Fair disclosure up front: I love Native Eyewear sunglasses. I’ve owned different pairs of them for many years and gone from neutral grey glass to blue and then to brown, trying to find the perfect glass color. You might not realize it, but there’s quite a bit of difference between the different glass colors you can get with top end sunglasses, and not only that, but the color of the front of the glass isn’t necessarily indicative of the color that’s filtering what you’re seeing through the lens.
I reached out to the Native team and asked them about the differences between different color lenses with sunglasses and they said that it’s mostly individual preference, but offered to send me a bunch of different lenses to try out. Here’s their suggestion for matching color and usage:
Blue Reflex/Gray/Silver Reflex Lenses:
· Best for bright sunlight
· Lenses darken vision, but does not alter colors
Green Reflex/Brown/Bronze Reflex Lenses:
· Best “all around” lens color
· Improves contrast, clarity, and depth perception
· Best for low-light conditions, foggy or hazy conditions
· Increases clarity and contrast
Clear Crystal Carbonate Lenses:
· Best for dark conditions
Also in the box were a pair of the brand new Native Hardtop Ultra XP glasses in the default N3 Violet Reflex / grey color combination, along with SportFlex spare lenses. on the right, you can see me doing my best to look cool with them on!
Fortunately it’s a beautiful day and a beautiful spot on the edge of the Rocky Mountains, so it offers a great opportunity to really see how the different lenses affect what you see.
To start, my reference photograph is directly from the Apple iPhone 7 rear facing camera without any filters, adjustments or sunglass lens involved:
Nice, contrasty, though the colors are a bit washed out as they would be for your naked eye in the bright noonday sun.
The first lens I tried was the default lens, the N3 Violet Reflex:
To accomplish these photos, I literally held the lens in front of the camera lens on my iPhone, so if there’s any added distortion, that’s my bad. As you can see, this is a lot more yellow and it reduces the contrast between the green of the grass and the yellow of the foothills.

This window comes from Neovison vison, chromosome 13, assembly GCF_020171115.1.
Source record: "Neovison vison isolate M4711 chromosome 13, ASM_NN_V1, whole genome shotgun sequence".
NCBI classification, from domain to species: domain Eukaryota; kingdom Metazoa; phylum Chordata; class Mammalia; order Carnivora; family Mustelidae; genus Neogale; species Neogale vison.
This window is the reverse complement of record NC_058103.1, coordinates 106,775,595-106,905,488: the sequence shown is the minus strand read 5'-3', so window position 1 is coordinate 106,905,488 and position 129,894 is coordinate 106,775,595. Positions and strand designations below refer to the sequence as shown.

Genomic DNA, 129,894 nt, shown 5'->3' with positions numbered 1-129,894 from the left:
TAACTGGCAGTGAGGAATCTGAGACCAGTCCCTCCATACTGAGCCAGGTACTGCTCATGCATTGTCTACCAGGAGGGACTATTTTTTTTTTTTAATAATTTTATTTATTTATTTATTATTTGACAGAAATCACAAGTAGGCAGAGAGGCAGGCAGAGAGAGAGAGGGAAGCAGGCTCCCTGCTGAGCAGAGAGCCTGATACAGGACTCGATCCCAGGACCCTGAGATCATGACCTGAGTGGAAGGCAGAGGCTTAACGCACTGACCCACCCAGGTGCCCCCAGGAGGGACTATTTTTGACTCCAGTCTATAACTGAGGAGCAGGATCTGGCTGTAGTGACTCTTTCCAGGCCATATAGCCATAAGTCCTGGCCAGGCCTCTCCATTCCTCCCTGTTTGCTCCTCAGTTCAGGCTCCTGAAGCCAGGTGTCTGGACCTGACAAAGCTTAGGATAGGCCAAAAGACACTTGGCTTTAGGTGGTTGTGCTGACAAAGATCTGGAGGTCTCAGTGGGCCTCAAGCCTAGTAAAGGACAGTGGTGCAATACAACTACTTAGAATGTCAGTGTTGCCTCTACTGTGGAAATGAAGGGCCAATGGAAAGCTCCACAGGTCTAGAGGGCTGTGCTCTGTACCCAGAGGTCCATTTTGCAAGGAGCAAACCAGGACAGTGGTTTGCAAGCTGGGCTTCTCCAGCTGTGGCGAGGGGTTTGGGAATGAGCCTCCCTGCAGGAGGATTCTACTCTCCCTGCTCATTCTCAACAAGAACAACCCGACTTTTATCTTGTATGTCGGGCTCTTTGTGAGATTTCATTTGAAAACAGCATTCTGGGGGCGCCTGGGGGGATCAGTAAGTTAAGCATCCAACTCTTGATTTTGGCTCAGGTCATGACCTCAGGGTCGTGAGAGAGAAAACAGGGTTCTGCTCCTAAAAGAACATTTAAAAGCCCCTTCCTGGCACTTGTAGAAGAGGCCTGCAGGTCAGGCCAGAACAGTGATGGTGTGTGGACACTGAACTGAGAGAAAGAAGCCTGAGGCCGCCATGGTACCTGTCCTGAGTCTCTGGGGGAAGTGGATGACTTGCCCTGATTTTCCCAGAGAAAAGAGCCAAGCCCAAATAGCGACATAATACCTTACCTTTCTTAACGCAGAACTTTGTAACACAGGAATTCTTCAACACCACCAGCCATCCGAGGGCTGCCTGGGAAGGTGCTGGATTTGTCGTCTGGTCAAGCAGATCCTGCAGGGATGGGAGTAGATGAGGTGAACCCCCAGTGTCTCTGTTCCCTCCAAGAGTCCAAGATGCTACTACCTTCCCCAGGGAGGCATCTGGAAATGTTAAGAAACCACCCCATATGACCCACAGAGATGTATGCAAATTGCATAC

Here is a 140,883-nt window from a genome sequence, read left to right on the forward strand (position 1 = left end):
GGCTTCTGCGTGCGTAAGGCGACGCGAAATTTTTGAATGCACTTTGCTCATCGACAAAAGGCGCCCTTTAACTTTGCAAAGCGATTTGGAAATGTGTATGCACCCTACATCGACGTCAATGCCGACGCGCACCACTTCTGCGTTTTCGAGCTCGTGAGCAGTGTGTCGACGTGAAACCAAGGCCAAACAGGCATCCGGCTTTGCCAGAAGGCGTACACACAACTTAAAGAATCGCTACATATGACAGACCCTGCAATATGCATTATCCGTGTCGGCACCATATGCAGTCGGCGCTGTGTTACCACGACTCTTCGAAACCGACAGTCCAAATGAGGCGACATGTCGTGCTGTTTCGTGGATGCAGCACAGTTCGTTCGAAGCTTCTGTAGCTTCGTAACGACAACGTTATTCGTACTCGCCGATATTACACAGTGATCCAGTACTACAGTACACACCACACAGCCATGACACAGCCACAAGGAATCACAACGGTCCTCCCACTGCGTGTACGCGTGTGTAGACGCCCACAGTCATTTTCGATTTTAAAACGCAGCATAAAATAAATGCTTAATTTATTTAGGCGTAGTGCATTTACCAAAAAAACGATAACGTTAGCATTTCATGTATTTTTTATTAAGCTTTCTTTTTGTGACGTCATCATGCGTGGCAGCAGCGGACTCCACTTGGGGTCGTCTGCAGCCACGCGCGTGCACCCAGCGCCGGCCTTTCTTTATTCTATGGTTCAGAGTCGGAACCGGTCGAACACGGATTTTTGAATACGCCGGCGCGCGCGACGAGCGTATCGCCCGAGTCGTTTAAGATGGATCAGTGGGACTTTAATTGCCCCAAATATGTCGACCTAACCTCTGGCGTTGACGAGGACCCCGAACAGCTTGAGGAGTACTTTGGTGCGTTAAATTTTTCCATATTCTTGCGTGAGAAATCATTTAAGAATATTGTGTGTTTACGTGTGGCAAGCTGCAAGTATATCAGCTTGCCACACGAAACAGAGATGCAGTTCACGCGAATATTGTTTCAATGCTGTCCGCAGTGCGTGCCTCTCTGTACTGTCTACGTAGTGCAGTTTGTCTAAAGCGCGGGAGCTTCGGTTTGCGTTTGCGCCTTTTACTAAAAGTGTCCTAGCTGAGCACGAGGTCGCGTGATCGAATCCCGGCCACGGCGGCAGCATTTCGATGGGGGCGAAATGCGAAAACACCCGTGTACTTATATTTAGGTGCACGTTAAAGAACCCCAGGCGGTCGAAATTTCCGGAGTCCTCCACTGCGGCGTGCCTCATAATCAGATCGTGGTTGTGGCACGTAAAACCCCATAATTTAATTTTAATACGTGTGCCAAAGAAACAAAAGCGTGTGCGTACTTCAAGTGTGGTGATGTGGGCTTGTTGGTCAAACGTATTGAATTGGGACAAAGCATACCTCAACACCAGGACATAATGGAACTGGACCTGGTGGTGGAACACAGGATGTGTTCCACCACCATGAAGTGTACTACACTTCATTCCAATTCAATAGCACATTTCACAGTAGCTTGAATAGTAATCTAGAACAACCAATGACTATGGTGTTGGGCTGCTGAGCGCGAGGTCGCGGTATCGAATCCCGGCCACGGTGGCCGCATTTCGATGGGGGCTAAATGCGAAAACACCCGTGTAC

I then pulled out the first of the separate lenses that Native sent me. They are just denoted as #1273 (green), but you can see since it’s subtractive, the green ends up looking red and frankly it ends up looking like I’m on a terraformed Mars and it’s 400 years in the future:
The other lens kit that they sent is #1271 and though it looks like a dark grey, it’s blue according to Native. You decide from this photo:
The results of looking through it are definitely pleasing:
The best part is that it’s surprisingly easy to swap out lenses, even on the slopes or while hiking. They literally pop out and the new ones pop right back in:
And, finally, when I put the 1271 lens on (as above) and tried ’em, they’re fantastic. Heck, I even look cooler wearing them with the green tint on the front!
I have to say that I really like Native sunglasses. I’ve worn other brands, but their lenses stay crystal clear, the styles work really well for me and align well with my tastes, and they’re reasonably priced for high end sports sunglasses. These Hardtop Ultra XP are definitely keepers.
In terms of price, the glasses with extra SportFlex lenses are $149, and each additional lens kit is priced at $70. You can learn more about these glasses and various other style glasses at NativeEyewear.com
Disclaimer: Native Eyewear sent me the Hardtop Ultra XP glasses and both additional lens kits for the purpose of this writeup. Much appreciated.